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Messages - Big Time Lawyer

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1
Job Search / Re: firstlawjob.com a godsend or a gimmick
« on: January 29, 2009, 09:56:26 PM »
anyone heard of them?  anyone know anyone who used them?  what's the word on this company?  the better business bureau has nothing on them.

It's a gimmick.  Don't waste your time or money.

I actually find the site hilarious, although the company is trying to capitalize on law students' desperation.

"Regular Price is $199, sign up now during our national promotion for $79.00."

"If you have graduated your membership will last for six months of service."

"Why do we charge a nominal fee? FirstLawJob.com provides each client with a personal career counselor that takes care of the entire job-search process."

"How the Process Works

I.    Fill out the application and membership page.

II.   A career counselor will contact you to discuss career opportunities.

III. We begin searching and applying for jobs on your behalf through a     real-time database of hiring firms, as well as relationships with law firms      and legal recruiters.

IV.  You will be contacted directly by those firms that are interested in you."

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Job Search / Re: Should I leave Law School?
« on: January 24, 2009, 10:09:23 PM »
dontknowwheretogo, a few questions:

1. What year are you in law school?  If you are a 1L and are bummed out about not getting a biglaw SA position, then maybe you should wait until 2L Fall OCI, when the large-scale biglaw hiring occurs.  On the other hand, if you are a 2L, hinging your bets on 3L direct-entry hiring may not be such a good idea.

2. What do you mean by "took a gamble" in going to law school?  Were you specifically looking for a biglaw job, or would you be "okay" with a higher-end mid-size position that pays 80-100k?

3. Did you want to be a lawyer before coming to law school?  Do you still want to be a lawyer (keep in mind that law school is not reflective of actual practice, especially the transactional side)?  If so, why?  Is it just for the biglaw salary or for the office environment?

If you really don't like law, then being a biglaw associate will be a very unhappy time for you.  I agree with everything in Jacy's post.  I especially like her comment about "simply wish[ing] we could afford to do something we'd enjoy more."  It's amazing how law school and working in biglaw can change one's view of what's "affordable."

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Job Search / Re: ADVICE needed - DOJ or NYC Law Dept for 2L Summer
« on: January 24, 2009, 09:59:32 PM »
scappy, when you speak of getting into your desired "department," are you referring to a particular area of law?  If so, which area of law do you like?  With this info, maybe we can shed some additional insight into the DOJ vs. NYC Dept. of Law decision.

In any case, though, based on the information of the other posters, I would take the NYC position because it has a good probability of leading to a full-time position, unlike the DOJ position, and also because you like the NYC area.  Also, remember that a bird in hand is better than two in the bush, much less one in the bush (which would be the case if you took the DOJ position).

4
Current Law Students / Re: Judicial Internship vs. Paid Law Firm
« on: January 24, 2009, 09:51:42 PM »
You may have very good grades for the FIRST semester, but how are your interviewing skills?  Also, you don't know what your second semester grades will be.  It's not terribly uncommon for someone with fairly good grades to drop to the middle of the class at the end of the year.  This is especially true if your second semester is weighted (by number of credits or otherwise) more heavily than your first semester.  Believe it or not, not everyone with good grades is automatically hired.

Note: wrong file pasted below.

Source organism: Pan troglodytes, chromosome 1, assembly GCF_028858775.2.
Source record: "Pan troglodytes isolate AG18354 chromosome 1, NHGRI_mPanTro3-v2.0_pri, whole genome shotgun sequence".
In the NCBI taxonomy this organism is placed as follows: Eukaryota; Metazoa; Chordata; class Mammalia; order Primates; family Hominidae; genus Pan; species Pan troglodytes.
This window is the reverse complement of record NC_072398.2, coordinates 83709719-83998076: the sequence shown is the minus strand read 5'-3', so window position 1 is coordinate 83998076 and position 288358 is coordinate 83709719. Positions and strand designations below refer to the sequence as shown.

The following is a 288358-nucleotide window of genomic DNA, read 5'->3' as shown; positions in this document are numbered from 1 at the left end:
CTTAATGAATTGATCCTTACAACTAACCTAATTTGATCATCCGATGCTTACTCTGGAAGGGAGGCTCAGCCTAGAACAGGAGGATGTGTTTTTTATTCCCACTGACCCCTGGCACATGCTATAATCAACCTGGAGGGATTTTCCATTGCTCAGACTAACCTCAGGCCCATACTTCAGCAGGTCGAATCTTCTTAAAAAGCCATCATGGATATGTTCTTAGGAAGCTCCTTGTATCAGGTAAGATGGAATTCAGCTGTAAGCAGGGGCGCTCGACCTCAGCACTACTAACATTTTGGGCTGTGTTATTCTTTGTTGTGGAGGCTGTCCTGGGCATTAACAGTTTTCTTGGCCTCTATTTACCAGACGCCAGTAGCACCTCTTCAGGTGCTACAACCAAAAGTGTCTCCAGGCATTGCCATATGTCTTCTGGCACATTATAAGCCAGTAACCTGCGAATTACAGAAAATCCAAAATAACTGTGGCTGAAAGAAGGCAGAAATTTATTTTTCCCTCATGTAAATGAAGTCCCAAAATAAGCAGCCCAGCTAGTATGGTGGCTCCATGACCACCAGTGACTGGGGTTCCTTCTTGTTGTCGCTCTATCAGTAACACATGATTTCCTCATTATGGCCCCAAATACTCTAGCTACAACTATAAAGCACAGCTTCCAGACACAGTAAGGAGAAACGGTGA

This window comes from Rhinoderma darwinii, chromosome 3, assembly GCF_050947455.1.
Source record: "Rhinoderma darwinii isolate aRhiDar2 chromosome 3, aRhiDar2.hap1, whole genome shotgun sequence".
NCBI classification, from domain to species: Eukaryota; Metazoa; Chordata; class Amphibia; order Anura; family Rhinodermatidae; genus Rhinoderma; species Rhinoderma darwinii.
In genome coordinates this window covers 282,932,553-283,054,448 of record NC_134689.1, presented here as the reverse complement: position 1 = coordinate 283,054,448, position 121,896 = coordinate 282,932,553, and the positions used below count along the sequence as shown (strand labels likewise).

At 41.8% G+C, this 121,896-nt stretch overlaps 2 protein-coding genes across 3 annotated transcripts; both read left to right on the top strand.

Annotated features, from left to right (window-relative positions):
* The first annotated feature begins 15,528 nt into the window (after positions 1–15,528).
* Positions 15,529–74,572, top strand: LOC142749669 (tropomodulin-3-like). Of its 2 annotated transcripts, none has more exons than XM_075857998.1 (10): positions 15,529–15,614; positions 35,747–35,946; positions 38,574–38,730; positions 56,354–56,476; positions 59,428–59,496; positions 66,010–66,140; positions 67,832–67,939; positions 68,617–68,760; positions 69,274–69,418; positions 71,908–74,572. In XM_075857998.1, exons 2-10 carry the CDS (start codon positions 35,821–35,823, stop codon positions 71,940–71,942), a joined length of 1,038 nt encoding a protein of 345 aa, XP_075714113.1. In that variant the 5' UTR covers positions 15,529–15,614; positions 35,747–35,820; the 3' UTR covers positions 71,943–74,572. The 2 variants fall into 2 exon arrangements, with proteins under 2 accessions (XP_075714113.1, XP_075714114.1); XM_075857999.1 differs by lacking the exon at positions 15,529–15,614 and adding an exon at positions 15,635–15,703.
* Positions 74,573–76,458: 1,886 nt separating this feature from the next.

You say you want to be in academia.  You will likely need a bachelor's degree from a top school as well as a JD from a top school, and you will need to have excellent grades, just to teach in a T2 school.  Do you know what academia is like?  You will have very little control over your geographic region (unless you are something like an A+ student), which seems to be fairly important to you.

Like another poster, I am also all for shooting for the stars, but you seem to think that you have a good shot at a CoA clerkship.  You mentioned that you want a CoA-level clerkship "at the least."  Perhaps you should do a little more research into the competitiveness of clerkship slots.  Also, competition will only increase in the near future as...

(1) law school grads, even those with good grades, apply for clerkships because they can't secure a biglaw position

(2) laid off junior associates that apply for clerkships (a growing trend is for 1st- and 2nd-year associates to take a leave of absence to be a federal clerk for a year)

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Current Law Students / Re: What does my B mean DAMNIT!?
« on: January 24, 2009, 03:44:19 PM »
I took a quick look at the grading scheme.  Does 5-15% of the class have to fall within the D+/D/F category?  If so, wow.

6
Job Search / Re: Firms with Exempt organizations practice
« on: January 24, 2009, 03:39:08 PM »
Hi Big Time, thanks for the reply. I am definitely attracted to this work; I've been taking on nonprofit clients pro bono since law school. I imagine the workload would be less, but it is definitely the practice that attracts me. Thanks for the heads up about exempt work being subsumed in other groups in large law firms.

You seem pretty knowledgeable, could you give me some advice on how I can find a job doing exempt work? I do not think these jobs are aplenty, in general, and making a switch is generally not easy, especially in this kind of market. I've never seen these openings advertised. I'm planning to conduct informational interviews of attorneys doing this kind of work to make contacts, but I'm not sure how far this will get me. The job market is so tough right now. Thanks in advance for any advice you can give me!

Hey changeling,

I think it's great that you are interested in this type of work.  I, too, don't see lateral T&E positions advertised that often.  You are already doing "informational" interviews, and I'm sure you will find these to be beneficial.  Here are some other steps that I would add, if I may:

1. You are doing some tax-exempt work for pro bono clients.  Can you see if you can position yourself for a board of directors/governors/trustees position?  Depending on the organization, such a position could make you more valuable from a law firm's perspective.  The position could also help you get larger pro bono clients and other directorships.

2. Does your corporate group do any work for family/closely-held businesses?  If so, see if you can handle the business succession issues (passing large business interests from one generation to another according to the client's wishes and with a minimum of taxes).  This type of work is a component of many T&E groups.